What This Strategy Aims to Do
This model aims to serve aggressive investors interested in high-quality small-cap growth and value stocks with the potential for outsize returns.
Why It’s Worth Considering
Research, both academic and investor-driven, has shown that small caps and microcaps are more sensitive to fundamental factors and indicators (quality, value, growth, sentiment) than large caps. They’re also less subject to the whims of the market as a whole, and tend to benefit more from deep financial analysis.
How We Do It
We start with a universe consisting of stocks with market caps between $200 million and $10 billion, and exclude stocks that are priced at less than $1, stocks with very low liquidity, and stocks with high bid-ask spreads. We also exclude REITs (real estate investment trusts), BDCs (business development corporations), and MLPs (master limited partnerships), because those kinds of companies require very different measures of quality in order to properly evaluate them. Lastly, we exclude stocks from corrupt countries and over-the-counter stocks, unless they are level II or level III ADRs (American depository receipts; these are US shares of stocks that trade on foreign exchanges). That leaves us with between 2,000 and 2,500 stocks.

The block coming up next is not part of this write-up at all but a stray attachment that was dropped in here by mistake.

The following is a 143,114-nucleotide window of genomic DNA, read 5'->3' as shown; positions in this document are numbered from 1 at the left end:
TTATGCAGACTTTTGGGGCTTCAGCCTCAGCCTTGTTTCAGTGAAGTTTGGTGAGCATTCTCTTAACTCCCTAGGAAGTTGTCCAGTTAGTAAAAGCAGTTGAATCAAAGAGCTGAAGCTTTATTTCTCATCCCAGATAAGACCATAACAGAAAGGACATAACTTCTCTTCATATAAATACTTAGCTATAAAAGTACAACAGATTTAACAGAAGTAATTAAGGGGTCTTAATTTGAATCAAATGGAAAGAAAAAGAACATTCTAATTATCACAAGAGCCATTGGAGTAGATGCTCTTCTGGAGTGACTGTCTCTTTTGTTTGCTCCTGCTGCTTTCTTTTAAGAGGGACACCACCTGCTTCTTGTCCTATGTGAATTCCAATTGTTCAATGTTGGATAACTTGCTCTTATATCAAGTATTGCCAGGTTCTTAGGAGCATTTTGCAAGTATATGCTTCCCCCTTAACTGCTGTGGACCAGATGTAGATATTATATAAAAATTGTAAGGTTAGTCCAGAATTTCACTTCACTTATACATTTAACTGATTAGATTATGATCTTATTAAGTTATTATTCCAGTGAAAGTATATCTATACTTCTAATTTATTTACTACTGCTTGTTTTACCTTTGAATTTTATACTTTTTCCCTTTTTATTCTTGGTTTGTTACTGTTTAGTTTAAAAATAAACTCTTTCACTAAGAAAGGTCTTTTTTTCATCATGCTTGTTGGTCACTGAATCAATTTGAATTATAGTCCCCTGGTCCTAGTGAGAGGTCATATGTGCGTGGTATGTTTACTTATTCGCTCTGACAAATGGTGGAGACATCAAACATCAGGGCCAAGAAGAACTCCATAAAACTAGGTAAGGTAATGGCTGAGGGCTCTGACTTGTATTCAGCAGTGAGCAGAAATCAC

We then work with a multi-factor ranking system to narrow these down to the top 30.
Most of the factors deal with the company’s quality. How stable is its income and operating margin? How high is its gross margin and its projected profit margin? How high is its debt load compared to its gross profit and its EBITDA? How low are its accruals? How rich is its free cash flow?
We look at the company’s value from a lot of different angles. Most important is the price-to-sales ratio, but we also look at forward earnings yield, gross profit to enterprise value, and a number of other measures in order to get a good overall picture.
In terms of growth, we’re looking at companies with high quarterly earnings and operating income growth, and moderate but steady and accelerating sales growth. We also look at factors that are predictive of future growth. For example, a company with relatively low return on assets/sales is more likely to experience strong earnings growth in the future than a company whose income is already high.
We’re particular about investing in certain industries and avoiding others. We look at what industry groups are most responsive to the factors we consider, and emphasize those; we also take into account how undervalued the industry is in free cash flow terms, and whether there’s some industry momentum we should consider.
Lastly, we also consider some sentiment indicators such as short interest, estimate revisions, earnings surprises, and share turnover.
There’s one thing that this model does not take into account at all, and that’s a stock’s price history. The price of a stock you buy should be low, but not necessarily compared to what it was before. We believe that a stock’s price history should have little influence upon buying and selling decisions.
Is It Suitable For You?
This model is only suitable for investors who are comfortable with trading weekly and investing in small companies that are flying under most investors’s radar. And due to heavy trading activity, it is suitable only to those who enjoy low-cost trading arrangements.